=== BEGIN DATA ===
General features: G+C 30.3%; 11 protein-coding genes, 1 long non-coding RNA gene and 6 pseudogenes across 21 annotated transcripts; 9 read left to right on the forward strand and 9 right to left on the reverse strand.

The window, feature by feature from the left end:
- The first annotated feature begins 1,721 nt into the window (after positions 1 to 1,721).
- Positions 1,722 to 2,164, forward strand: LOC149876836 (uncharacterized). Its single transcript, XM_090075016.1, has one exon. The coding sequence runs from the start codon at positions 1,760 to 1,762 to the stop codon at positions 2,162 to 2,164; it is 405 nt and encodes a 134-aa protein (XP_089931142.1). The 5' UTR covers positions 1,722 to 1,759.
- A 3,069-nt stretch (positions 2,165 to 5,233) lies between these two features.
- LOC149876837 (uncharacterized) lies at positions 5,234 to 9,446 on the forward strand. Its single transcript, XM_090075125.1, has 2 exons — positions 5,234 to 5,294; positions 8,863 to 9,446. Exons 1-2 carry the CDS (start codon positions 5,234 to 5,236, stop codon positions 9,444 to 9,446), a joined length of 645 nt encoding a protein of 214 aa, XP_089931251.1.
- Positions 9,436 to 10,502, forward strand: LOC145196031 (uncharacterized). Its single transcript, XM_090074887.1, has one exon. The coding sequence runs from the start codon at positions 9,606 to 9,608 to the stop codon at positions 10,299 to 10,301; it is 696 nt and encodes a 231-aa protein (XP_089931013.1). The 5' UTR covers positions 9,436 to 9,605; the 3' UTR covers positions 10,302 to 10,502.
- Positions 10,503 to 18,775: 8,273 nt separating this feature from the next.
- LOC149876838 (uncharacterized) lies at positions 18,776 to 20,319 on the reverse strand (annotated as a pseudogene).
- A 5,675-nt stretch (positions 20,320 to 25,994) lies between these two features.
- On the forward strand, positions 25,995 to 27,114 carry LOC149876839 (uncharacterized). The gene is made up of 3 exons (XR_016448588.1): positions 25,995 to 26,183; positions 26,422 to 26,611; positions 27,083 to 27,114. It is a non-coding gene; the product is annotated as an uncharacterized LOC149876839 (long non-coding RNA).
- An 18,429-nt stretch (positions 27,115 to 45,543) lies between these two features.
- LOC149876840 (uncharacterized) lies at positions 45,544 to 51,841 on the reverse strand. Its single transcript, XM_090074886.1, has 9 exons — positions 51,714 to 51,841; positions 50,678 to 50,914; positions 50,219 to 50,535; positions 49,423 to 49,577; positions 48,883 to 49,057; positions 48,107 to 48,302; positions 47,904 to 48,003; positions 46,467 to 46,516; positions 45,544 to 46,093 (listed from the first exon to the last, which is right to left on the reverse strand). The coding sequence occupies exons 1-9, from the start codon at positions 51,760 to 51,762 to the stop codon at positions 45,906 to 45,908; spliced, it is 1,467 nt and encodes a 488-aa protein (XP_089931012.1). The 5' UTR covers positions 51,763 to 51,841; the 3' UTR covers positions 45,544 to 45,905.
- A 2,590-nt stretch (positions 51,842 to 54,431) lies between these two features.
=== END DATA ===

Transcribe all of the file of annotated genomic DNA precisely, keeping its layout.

General features: G+C 30.3%; 11 protein-coding genes, 1 long non-coding RNA gene and 6 pseudogenes across 21 annotated transcripts; 9 read left to right on the forward strand and 9 right to left on the reverse strand.

The window, feature by feature from the left end:
- The first annotated feature begins 1,721 nt into the window (after positions 1 to 1,721).
- Positions 1,722 to 2,164, forward strand: LOC149876836 (uncharacterized). Its single transcript, XM_090075016.1, has one exon. The coding sequence runs from the start codon at positions 1,760 to 1,762 to the stop codon at positions 2,162 to 2,164; it is 405 nt and encodes a 134-aa protein (XP_089931142.1). The 5' UTR covers positions 1,722 to 1,759.
- A 3,069-nt stretch (positions 2,165 to 5,233) lies between these two features.
- LOC149876837 (uncharacterized) lies at positions 5,234 to 9,446 on the forward strand. Its single transcript, XM_090075125.1, has 2 exons — positions 5,234 to 5,294; positions 8,863 to 9,446. Exons 1-2 carry the CDS (start codon positions 5,234 to 5,236, stop codon positions 9,444 to 9,446), a joined length of 645 nt encoding a protein of 214 aa, XP_089931251.1.
- Positions 9,436 to 10,502, forward strand: LOC145196031 (uncharacterized). Its single transcript, XM_090074887.1, has one exon. The coding sequence runs from the start codon at positions 9,606 to 9,608 to the stop codon at positions 10,299 to 10,301; it is 696 nt and encodes a 231-aa protein (XP_089931013.1). The 5' UTR covers positions 9,436 to 9,605; the 3' UTR covers positions 10,302 to 10,502.
- Positions 10,503 to 18,775: 8,273 nt separating this feature from the next.
- LOC149876838 (uncharacterized) lies at positions 18,776 to 20,319 on the reverse strand (annotated as a pseudogene).
- A 5,675-nt stretch (positions 20,320 to 25,994) lies between these two features.
- On the forward strand, positions 25,995 to 27,114 carry LOC149876839 (uncharacterized). The gene is made up of 3 exons (XR_016448588.1): positions 25,995 to 26,183; positions 26,422 to 26,611; positions 27,083 to 27,114. It is a non-coding gene; the product is annotated as an uncharacterized LOC149876839 (long non-coding RNA).
- An 18,429-nt stretch (positions 27,115 to 45,543) lies between these two features.
- LOC149876840 (uncharacterized) lies at positions 45,544 to 51,841 on the reverse strand. Its single transcript, XM_090074886.1, has 9 exons — positions 51,714 to 51,841; positions 50,678 to 50,914; positions 50,219 to 50,535; positions 49,423 to 49,577; positions 48,883 to 49,057; positions 48,107 to 48,302; positions 47,904 to 48,003; positions 46,467 to 46,516; positions 45,544 to 46,093 (listed from the first exon to the last, which is right to left on the reverse strand). The coding sequence occupies exons 1-9, from the start codon at positions 51,760 to 51,762 to the stop codon at positions 45,906 to 45,908; spliced, it is 1,467 nt and encodes a 488-aa protein (XP_089931012.1). The 5' UTR covers positions 51,763 to 51,841; the 3' UTR covers positions 45,544 to 45,905.
- A 2,590-nt stretch (positions 51,842 to 54,431) lies between these two features.